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Sunday, January 01, 2012

Ilan Grapel writes about his incarceration in Egypt

From the Washington Post:
When I went to Egypt to spend the summer working at a nongovernmental organization that provides legal assistance to asylum seekers from Sudan and Iraq, I was no stranger to the Middle East. I had studied Arabic in Cairo and spent more than two years in the Israel Defense Forces. I hoped that my summer would prove that my Zionist ideals could coexist with support for the right of human migration and sanctuary. I also hoped to convince the Arabs I met that my Zionism did not have to be antithetical to their interests and that we could work together for peace.

But in post-revolutionary Egypt, my attempts to educate and interact with the local population led to my arrest, to solitary confinement and eventually to the threat of five simultaneous life imprisonments for “espionage” and “incitement.”

On previous visits, the friendships I developed overpowered the omnipresent anti-Israel propaganda of the Arab world. Some former adherents of the Muslim Brotherhood actually wished me luck when I left to do reserve duty in Israel. Most Egyptians I met and chatted with over coffee ended our conversations by admitting to holding misconceptions about Israelis. This reinforced my hopes for common ground.

So during the summer I emphasized my Israeli background, even when I entered Egypt as an American. I identified as a Zionist Israeli to all of my Egyptian friends, taught them Hebrew and showed them Israeli movies. In return, I received lessons in Arabic, Islam and Egyptian culture.

Some who do not know me considered my actions peculiar or harmful. But that condemnation only underscores a particular abyss into which the Middle East conflict has descended since once-influential Zionists and Egyptians considered cooperation to be beneficial, as did the early Zionist leader Chaim Weizmann and Dawood Barakat, the former editor of the Egyptian daily al-Ahram.

On June 12, two dozen state security officials barged into my hostel room, handcuffed and blindfolded me, and transported me to their general prosecutor.

People ask, “Were you scared?” I was terrified and confused. Over time I also became angry and lonely. The initial 14 days were the “best” part of my imprisonment because there was at least human interaction. The prosecutor and I bantered about politics, religion and the Middle East conflict. The conversations were jovial, mostly innocuous, save for some random accusations: “Security reports inform us that you were smuggling weapons from Libyan revolutionaries into Egypt,” or my favorite — but perhaps irrelevant — charge: “Ilan, you used your seductive powers to recruit Egyptian women and that is a crime.”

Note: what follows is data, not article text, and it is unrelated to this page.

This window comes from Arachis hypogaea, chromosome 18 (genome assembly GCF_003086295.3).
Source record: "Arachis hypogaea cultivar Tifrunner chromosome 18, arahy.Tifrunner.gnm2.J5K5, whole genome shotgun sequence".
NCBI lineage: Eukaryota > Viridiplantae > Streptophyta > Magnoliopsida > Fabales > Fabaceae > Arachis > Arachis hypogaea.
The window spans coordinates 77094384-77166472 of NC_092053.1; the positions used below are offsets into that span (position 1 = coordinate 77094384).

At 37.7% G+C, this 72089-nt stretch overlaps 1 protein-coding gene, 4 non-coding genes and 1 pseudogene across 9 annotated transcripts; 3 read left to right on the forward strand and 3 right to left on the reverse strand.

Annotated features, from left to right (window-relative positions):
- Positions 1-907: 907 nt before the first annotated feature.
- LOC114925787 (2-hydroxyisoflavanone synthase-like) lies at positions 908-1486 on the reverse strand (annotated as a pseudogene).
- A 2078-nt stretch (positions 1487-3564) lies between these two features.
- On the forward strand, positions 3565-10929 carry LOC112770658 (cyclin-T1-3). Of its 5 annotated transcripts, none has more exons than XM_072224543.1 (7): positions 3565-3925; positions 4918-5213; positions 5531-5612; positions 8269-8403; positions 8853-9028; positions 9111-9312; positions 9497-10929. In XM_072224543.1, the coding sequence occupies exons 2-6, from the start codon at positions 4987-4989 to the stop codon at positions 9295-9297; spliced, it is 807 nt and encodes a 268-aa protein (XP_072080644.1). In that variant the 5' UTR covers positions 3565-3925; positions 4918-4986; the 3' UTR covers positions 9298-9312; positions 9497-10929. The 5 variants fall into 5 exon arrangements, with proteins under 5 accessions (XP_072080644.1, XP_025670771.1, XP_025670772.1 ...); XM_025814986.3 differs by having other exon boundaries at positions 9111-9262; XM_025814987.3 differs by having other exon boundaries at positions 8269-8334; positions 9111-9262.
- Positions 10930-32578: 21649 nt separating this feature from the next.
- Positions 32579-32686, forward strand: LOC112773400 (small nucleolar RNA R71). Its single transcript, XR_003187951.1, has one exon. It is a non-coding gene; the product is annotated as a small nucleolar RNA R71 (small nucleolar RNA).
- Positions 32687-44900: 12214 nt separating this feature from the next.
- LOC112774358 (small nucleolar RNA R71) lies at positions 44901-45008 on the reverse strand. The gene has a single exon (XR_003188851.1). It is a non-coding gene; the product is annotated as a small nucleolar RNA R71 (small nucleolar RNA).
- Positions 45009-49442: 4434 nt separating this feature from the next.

...Was my trip reckless or “wrong”? No. Despite the peril, the U.S. government sends Peace Corps volunteers to volatile regions because of the benefit of grass-roots diplomacy. Hasbara, the Hebrew term that refers to efforts to explain the Israeli viewpoint, has much to gain from such a strategy, given the pernicious myths about Israel and Jews prevalent in much of the Arab world.

My hasbara provided a viewpoint that changed the mentalities of former Muslim Brotherhood members, the prosecutor and my guards, whose last words were “Shalom, we hope you forgive us.” Israelis and Arabs can continue to maintain the status quo of mutual avoidance or they can dare to coexist. To those who wrongly held me, I say simply, I forgive you.
It looks like my early impression of Grapel was right on the money. He's dangerously naive.

Of course most Arabs are friendly on an individual basis. That doesn't mean that every Israeli or Jew in an Arab country is safe!

It is one thing to work for coexistence in an official capacity, where you know that you are backed by an organization or government that provides some level of protection. But for a Jew - and former IDF soldier - to go into a country where anti-semitism and Israel hatred is off the charts, in your own personal capacity, is simply stupid.

Not only that, but Grapel did not even address the circumstances of his release. He was traded for 25 Egyptian prisoners in Israeli jails. Even though none of them were said to be security prisoners, Grapel has established a precedent where hostile countries (or cold peace partners) can arrest any Israeli citizen under any pretext, and expect to get something concrete in return.


Also, besides the released prisoners, Grapel's reckless decisions reportedly has netted Egypt with F-16 fighter jets.


Starry-eyed peaceniks can endanger many people with their idealism.

And Grapel is clueless as to why this might be a problem.